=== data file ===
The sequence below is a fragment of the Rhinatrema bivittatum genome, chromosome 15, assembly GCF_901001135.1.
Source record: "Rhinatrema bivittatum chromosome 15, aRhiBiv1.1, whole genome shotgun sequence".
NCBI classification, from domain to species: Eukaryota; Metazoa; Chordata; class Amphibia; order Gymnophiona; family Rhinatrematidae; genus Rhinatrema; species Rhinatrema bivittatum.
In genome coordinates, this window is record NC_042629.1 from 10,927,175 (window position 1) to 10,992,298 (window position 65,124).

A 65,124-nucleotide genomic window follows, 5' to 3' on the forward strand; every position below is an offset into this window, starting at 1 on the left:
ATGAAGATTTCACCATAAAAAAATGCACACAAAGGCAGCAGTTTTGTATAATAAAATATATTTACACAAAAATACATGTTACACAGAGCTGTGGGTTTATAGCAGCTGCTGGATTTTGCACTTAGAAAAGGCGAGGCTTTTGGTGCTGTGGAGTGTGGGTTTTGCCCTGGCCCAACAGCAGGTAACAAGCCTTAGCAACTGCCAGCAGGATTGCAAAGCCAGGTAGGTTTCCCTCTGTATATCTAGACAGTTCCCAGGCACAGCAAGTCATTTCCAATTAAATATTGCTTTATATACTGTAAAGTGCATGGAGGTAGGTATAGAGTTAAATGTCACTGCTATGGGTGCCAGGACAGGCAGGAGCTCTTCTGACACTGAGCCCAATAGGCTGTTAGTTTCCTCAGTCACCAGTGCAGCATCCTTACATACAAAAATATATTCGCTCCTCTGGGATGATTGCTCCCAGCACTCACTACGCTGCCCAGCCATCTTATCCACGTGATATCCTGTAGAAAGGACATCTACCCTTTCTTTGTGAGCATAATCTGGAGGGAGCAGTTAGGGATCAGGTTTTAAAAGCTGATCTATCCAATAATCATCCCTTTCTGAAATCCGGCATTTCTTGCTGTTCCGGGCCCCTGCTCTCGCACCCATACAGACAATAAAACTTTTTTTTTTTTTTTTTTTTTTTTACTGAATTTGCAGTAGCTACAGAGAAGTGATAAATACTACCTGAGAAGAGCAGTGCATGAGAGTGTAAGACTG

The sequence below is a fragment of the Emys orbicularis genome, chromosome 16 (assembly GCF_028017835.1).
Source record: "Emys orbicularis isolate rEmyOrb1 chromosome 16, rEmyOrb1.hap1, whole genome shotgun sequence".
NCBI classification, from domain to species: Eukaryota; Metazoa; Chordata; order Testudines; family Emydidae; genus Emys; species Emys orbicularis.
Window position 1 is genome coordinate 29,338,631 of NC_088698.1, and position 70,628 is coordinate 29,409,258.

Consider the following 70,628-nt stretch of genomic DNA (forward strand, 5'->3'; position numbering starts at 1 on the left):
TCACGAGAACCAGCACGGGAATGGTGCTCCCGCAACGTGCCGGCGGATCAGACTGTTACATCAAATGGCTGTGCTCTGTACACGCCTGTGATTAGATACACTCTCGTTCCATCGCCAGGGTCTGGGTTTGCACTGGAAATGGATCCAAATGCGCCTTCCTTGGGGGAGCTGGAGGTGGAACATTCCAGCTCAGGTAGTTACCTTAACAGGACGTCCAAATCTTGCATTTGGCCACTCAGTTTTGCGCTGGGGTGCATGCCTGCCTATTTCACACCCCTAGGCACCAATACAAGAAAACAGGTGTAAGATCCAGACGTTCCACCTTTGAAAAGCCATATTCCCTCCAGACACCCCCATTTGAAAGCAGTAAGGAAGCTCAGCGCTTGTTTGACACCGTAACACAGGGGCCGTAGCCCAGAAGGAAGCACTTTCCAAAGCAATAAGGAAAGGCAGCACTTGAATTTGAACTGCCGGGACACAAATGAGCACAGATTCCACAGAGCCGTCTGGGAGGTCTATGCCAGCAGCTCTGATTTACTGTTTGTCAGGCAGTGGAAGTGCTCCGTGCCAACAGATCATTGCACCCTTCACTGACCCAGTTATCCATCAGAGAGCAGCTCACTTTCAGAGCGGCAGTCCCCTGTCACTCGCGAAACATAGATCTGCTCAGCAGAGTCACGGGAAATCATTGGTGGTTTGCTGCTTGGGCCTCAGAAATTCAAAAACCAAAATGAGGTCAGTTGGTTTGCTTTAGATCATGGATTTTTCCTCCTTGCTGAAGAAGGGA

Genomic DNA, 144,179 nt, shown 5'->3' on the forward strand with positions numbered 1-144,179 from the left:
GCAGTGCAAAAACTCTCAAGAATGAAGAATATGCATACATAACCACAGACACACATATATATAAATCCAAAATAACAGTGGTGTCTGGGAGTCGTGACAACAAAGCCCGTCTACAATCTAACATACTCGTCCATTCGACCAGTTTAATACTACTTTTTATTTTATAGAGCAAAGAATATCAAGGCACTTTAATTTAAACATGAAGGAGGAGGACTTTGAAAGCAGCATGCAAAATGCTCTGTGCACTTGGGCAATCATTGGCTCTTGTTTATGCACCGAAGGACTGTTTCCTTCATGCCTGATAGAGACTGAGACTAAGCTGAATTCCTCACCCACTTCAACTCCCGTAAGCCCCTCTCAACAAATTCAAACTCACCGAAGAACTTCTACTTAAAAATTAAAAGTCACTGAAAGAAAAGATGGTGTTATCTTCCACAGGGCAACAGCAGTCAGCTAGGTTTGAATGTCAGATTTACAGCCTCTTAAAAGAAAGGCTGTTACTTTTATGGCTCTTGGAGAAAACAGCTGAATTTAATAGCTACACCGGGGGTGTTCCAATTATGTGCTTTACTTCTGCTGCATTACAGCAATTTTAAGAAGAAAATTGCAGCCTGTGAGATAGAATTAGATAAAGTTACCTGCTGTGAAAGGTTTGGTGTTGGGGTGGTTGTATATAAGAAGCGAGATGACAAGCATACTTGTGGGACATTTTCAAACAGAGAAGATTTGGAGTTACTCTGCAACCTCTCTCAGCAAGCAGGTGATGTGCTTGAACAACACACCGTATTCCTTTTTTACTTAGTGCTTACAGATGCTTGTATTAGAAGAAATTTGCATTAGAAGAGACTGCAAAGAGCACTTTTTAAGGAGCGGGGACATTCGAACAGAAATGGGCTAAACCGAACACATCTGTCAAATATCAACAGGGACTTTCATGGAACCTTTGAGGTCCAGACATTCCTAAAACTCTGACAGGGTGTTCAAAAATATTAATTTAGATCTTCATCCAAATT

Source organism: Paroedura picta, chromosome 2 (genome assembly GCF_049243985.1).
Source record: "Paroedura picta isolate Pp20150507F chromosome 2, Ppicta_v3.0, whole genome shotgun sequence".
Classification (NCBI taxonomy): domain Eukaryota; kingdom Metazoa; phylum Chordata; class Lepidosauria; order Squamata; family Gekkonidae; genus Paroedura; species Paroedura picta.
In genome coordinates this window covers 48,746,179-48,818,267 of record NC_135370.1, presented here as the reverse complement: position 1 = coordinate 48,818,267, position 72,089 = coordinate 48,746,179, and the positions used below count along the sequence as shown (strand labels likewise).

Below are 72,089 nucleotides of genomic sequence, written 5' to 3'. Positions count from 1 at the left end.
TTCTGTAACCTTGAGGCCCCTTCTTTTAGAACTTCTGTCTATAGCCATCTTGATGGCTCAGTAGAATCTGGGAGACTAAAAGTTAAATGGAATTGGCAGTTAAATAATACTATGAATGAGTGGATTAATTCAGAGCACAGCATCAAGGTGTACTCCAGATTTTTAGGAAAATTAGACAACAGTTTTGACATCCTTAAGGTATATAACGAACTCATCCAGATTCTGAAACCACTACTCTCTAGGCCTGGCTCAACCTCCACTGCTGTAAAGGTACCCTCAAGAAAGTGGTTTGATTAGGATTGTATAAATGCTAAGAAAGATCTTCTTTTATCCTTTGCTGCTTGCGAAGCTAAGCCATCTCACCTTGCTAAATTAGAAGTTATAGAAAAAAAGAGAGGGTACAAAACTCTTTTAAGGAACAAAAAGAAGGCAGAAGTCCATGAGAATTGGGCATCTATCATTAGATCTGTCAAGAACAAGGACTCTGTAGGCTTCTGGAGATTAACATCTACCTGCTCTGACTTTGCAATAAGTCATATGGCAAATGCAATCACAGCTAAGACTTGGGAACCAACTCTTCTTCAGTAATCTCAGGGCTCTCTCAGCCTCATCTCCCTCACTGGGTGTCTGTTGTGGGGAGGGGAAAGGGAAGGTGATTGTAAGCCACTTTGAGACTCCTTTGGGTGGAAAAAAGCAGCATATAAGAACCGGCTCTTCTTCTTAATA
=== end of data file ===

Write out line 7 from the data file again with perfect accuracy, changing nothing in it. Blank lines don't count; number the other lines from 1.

The sequence below is a fragment of the Emys orbicularis genome, chromosome 16 (assembly GCF_028017835.1).